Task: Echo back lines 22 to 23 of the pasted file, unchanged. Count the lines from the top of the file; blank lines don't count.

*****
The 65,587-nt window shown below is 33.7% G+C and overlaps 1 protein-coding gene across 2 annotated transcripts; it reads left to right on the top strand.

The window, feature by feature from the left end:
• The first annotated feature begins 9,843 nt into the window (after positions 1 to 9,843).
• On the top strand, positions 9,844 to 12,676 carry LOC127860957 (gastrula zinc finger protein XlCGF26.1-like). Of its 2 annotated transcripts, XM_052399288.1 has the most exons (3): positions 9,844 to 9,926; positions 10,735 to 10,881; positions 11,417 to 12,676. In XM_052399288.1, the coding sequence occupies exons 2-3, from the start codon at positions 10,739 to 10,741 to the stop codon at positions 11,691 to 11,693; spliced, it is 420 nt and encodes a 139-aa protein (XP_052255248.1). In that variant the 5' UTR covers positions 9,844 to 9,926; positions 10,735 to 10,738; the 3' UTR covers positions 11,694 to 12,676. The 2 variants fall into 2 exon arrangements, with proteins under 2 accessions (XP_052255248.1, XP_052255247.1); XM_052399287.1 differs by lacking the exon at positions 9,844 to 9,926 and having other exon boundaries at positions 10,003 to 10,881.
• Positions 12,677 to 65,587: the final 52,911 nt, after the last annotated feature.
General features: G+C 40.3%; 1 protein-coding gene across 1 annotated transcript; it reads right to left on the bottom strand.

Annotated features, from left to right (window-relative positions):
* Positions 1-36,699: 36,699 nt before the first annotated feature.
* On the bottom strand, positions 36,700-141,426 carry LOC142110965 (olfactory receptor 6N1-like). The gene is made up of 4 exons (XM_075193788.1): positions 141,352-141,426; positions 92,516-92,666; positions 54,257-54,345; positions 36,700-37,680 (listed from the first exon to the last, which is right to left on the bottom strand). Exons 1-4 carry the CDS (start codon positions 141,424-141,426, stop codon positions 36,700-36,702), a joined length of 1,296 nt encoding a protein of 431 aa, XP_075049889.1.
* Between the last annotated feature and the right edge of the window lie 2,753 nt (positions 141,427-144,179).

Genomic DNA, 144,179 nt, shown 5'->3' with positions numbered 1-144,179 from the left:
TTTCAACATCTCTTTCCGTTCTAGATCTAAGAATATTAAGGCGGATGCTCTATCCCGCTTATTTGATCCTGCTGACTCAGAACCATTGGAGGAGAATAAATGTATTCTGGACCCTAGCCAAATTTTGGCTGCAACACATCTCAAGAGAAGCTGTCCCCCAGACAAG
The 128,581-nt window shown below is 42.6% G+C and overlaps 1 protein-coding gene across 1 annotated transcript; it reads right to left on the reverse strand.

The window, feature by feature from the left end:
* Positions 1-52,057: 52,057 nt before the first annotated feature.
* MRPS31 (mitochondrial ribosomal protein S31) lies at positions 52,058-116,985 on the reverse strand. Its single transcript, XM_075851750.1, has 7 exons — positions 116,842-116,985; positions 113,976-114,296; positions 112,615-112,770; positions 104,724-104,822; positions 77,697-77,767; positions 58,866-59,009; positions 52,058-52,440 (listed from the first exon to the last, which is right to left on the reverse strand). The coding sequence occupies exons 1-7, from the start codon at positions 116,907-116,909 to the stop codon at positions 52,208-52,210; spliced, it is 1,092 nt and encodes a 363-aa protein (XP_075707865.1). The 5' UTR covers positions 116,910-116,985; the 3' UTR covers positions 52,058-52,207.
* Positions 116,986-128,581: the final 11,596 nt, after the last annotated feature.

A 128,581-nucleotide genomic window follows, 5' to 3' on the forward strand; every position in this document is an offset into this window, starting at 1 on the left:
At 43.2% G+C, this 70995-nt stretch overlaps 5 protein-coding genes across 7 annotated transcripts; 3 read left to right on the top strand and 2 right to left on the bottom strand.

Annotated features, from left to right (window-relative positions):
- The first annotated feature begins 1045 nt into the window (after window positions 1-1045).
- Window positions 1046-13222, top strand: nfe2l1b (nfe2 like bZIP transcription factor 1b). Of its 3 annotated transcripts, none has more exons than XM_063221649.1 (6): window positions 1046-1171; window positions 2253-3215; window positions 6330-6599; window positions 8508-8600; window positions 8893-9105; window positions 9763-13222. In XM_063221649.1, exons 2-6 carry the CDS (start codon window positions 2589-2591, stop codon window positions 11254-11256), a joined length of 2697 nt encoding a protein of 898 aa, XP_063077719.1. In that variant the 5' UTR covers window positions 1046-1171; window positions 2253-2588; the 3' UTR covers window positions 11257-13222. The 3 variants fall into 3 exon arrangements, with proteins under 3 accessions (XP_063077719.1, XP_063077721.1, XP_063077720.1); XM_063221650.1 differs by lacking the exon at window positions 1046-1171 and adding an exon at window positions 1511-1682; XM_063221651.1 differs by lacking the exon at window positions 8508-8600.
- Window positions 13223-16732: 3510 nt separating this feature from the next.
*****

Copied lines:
- Window positions 1046-13222, top strand: nfe2l1b (nfe2 like bZIP transcription factor 1b). Of its 3 annotated transcripts, none has more exons than XM_063221649.1 (6): window positions 1046-1171; window positions 2253-3215; window positions 6330-6599; window positions 8508-8600; window positions 8893-9105; window positions 9763-13222. In XM_063221649.1, exons 2-6 carry the CDS (start codon window positions 2589-2591, stop codon window positions 11254-11256), a joined length of 2697 nt encoding a protein of 898 aa, XP_063077719.1. In that variant the 5' UTR covers window positions 1046-1171; window positions 2253-2588; the 3' UTR covers window positions 11257-13222. The 3 variants fall into 3 exon arrangements, with proteins under 3 accessions (XP_063077719.1, XP_063077721.1, XP_063077720.1); XM_063221650.1 differs by lacking the exon at window positions 1046-1171 and adding an exon at window positions 1511-1682; XM_063221651.1 differs by lacking the exon at window positions 8508-8600.
- Window positions 13223-16732: 3510 nt separating this feature from the next.